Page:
MHHH: Apart from his lyrical flair and flow, we wanted to capture the wit inherent in his poetry and in S’camtho. Here is a guy who, in a tale of gastronomy gone wrong – "Inside of Me" – talks of the "home made brews and beers" and the "sponge lungs chicken bean bones / flat tubes atchar" inside his stomach, followed by the profound words "inside of me someone is knocking passionately to no avail." Also, as the Mushroom Hour Half-Hour is a vehicle through which we intend to archive important and rare treasures from our country’s culture, we wanted to showcase Bra Ike - the man, the cultural icon and the artist who kicks poetry with the poise of a pantsula dancer.

OKA: Does Scamtho unify a nation and help create awareness of the different dynamics of South Africa’s social status? Is it aimed at a certain sector of the populace or is to meant for everyone to enjoy as more than a form of entertainment along with the reasons stated above?

MHHH: As the S’camtho spoken by Bra Ike is not widely in use today, we will focus on the urban slang that grew from it, which these days is used throughout the country, whether in urban or rural areas, and is also an amalgamation of various South African languages. As there are many different cultures and ethnic groups in our country, most of which have their own unique mother tongues, this slang is indeed a unifying force for a large majority of our country’s population, as it enables peoples from all these different cultures to communicate through a generally understood street code. It is especially helpful in a city such a Johannesburg, which since the days of the gold rush has been a place where people from different cultures all over the country come to settle and look for work.

That said, the street slang that comes from S’camtho is primarily spoken by the black majority in South Africa and by and large is not a mode of expression used by people who form part of the minority racial groups in our country. So although it is a unifying force for the majority of our population, it is not so in the romantic "Rainbow Nation, everyone is cool and has forgotten about Apartheid" kind of way.

Regarding the second part of your question, it is important to note that these slang dialects – both the S’camtho of old used by Bra Ike and the current day street slang – existed or exist outside the realm of entertainment, although many artists such as Bra Ike do naturally make use them as part of their repertoire.

OKA: How do the words of the older generations influence your work today?

MHHH: With the current format of the Mushroom Hour revolving around our vinyl collections, we are by default heavily influenced by the older generations. This is amplified by the fact that we are now trying to use the Mushroom Hour as vehicle for archiving the work of living legends.

But outside of the Mushroom Hour, we as individuals have always consciously tried to engage with the older generations in different respects, including both their words and their music, whether through literature or as music diggers. Having come from a hip hop background, the tradition of sampling naturally led us to collecting old, second hand vinyl or digging into our parent’s collection, which in itself was an exercise in attempting to bridge a generational gap of sorts. Also, beyond hip hop, our community (which includes artists and musicians of all persuasions and styles) tends to generally appreciate the importance of having a firm grasp on history in order to move forward and innovate.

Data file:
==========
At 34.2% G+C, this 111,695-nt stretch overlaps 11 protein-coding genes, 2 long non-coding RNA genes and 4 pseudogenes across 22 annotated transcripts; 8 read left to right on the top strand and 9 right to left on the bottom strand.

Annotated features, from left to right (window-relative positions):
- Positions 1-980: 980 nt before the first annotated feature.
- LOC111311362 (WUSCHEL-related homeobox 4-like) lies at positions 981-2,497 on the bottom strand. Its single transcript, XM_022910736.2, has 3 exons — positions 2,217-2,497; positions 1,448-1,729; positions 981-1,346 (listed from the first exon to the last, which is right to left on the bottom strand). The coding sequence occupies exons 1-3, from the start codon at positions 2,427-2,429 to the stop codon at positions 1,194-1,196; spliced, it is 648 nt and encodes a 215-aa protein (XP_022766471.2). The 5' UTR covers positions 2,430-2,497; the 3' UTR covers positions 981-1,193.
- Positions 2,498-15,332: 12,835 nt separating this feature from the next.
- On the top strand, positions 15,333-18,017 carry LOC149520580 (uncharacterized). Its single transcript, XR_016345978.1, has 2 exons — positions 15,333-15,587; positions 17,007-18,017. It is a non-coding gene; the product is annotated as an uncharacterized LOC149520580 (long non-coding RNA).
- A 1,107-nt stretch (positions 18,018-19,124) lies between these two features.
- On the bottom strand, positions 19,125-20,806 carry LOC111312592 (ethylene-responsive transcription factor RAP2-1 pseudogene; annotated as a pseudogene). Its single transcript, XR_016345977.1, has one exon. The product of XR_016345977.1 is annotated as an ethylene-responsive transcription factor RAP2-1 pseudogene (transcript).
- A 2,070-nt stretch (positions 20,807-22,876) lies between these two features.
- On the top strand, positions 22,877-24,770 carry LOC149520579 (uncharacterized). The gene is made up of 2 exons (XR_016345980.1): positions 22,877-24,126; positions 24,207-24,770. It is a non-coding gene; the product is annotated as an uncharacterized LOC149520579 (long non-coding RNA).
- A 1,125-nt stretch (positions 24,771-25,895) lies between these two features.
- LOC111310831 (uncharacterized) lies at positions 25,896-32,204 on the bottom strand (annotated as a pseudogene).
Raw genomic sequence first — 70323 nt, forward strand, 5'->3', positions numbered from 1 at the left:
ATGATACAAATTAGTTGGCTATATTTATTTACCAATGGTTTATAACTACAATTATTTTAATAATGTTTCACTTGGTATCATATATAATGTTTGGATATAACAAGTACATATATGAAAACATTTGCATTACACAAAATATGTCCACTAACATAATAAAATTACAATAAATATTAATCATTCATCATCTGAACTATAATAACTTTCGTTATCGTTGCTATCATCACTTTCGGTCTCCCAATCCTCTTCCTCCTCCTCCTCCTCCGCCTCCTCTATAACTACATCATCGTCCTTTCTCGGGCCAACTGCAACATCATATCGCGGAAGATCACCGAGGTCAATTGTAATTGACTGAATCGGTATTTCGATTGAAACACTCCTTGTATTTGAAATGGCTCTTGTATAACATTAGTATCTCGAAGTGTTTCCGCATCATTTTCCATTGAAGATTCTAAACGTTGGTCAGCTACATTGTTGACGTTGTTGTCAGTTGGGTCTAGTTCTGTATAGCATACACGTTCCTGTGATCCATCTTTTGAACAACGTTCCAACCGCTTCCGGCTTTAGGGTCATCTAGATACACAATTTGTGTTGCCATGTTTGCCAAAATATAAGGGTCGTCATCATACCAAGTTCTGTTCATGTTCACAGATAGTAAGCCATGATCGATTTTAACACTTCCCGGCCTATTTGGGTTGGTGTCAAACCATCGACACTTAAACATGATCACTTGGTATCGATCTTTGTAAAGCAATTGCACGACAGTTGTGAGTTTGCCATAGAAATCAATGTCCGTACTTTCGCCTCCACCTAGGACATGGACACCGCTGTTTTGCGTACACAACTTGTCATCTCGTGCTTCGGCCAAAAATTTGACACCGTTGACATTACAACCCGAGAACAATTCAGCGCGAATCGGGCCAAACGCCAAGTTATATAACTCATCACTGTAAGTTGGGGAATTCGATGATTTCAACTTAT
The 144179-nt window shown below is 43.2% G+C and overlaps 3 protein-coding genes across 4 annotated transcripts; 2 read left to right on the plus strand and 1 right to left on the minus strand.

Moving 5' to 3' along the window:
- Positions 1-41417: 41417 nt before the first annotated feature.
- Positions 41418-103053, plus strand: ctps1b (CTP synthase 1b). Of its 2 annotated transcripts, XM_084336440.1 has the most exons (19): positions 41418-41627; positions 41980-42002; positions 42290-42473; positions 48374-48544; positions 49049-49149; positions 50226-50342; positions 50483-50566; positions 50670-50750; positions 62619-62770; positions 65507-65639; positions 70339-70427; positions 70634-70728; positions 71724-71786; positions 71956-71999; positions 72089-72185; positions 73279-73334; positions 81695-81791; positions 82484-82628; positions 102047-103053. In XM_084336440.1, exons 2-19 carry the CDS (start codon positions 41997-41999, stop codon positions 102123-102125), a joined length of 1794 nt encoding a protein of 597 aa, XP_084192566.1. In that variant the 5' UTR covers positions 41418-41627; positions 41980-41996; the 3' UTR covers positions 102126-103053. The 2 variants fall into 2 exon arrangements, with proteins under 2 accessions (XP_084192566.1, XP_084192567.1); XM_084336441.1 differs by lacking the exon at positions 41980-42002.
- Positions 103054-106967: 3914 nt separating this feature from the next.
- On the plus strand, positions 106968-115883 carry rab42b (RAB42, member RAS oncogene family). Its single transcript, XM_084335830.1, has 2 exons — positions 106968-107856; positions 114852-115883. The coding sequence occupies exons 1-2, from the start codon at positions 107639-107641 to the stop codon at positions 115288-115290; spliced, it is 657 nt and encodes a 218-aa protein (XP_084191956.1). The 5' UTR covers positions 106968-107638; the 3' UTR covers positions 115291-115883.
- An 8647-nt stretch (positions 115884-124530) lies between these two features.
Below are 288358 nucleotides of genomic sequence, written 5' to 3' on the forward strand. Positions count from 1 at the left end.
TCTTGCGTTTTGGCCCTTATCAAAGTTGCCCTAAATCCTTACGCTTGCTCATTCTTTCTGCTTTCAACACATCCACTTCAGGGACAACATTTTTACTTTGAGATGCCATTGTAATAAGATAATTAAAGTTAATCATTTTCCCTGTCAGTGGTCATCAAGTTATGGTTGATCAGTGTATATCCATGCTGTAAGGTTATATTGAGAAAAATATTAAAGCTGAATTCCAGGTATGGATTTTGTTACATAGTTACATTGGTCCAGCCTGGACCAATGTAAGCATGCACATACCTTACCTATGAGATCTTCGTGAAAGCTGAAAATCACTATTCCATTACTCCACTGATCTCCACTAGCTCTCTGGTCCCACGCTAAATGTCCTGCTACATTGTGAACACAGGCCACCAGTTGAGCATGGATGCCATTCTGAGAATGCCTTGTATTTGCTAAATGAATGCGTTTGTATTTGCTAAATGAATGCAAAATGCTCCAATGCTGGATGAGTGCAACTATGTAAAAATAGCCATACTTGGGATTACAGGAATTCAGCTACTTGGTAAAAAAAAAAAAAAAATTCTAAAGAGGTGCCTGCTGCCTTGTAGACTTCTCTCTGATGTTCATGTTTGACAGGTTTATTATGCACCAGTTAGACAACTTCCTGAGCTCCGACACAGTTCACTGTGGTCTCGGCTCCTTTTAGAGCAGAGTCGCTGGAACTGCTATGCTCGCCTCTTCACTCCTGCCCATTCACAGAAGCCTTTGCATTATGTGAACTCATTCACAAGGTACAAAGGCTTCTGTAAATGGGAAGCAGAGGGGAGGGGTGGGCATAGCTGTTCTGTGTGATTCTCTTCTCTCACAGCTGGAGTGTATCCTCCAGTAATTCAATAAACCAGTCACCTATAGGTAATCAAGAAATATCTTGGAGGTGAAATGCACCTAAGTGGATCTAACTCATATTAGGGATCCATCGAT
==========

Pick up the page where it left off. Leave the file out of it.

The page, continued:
The older we’ve grown, the experience of the older generations as passed down through their work takes on a richer and perhaps more meaningful quality. It is humbling to think of the standards of excellence they achieved, often with scant resources and technology. "So far ahead we're behind you" ~ Ice Oscillator, Analog Brothers

OKA: Having looked at the leadup to last week’s elections and the state of things right now in South Africa, do you feel that this generation has less of a hunger for story-telling, or just has different ways to tell them?

MHHH: This generation has a different way of expressing itself. Everyone has a different way of telling a story; it’s intrinsic to our human nature. It’s kinda like the analogy of a broken telephone, where the same story changes from person to person according to levels of subjectivity and varying attention to detail.

It does however seem that certain people these days do not realise or choose to ignore the fact that they are part of a bigger story. Perhaps that is why we as the Mushroom Hour Half-Hour find ourselves going back in order to move forward. By attempting to fully understand the bigger picture and the context in which we are placed, we aim to remain grounded in that larger narrative and by doing so hope to ensure that any moves we make are sincere, informed and not mediocre.

OKA: Any other projects we should keep an eye out for?

MHHH: In terms of up and coming projects, we will be dropping the debut album of a hip hop crew called The Pharaoh Express before the year is out. In terms of the Mushroom Hour, we have started holding jam sessions with Johannesburg-based musicians, which we will be putting out (hopefully on vinyl) in the future. We are also working on a mixtape and 2 new podcasts, all of which should be out in the next few months. For other podcasts or mixtapes recently released by Mind Your Head affiliates, check out an Ebony audio narrative that the Mushroom Hour’s own Kool oNe Ebony did for The Fly Machine Sessions and a kwaito odyssey by our Mushroom Brother, Soul Diablo.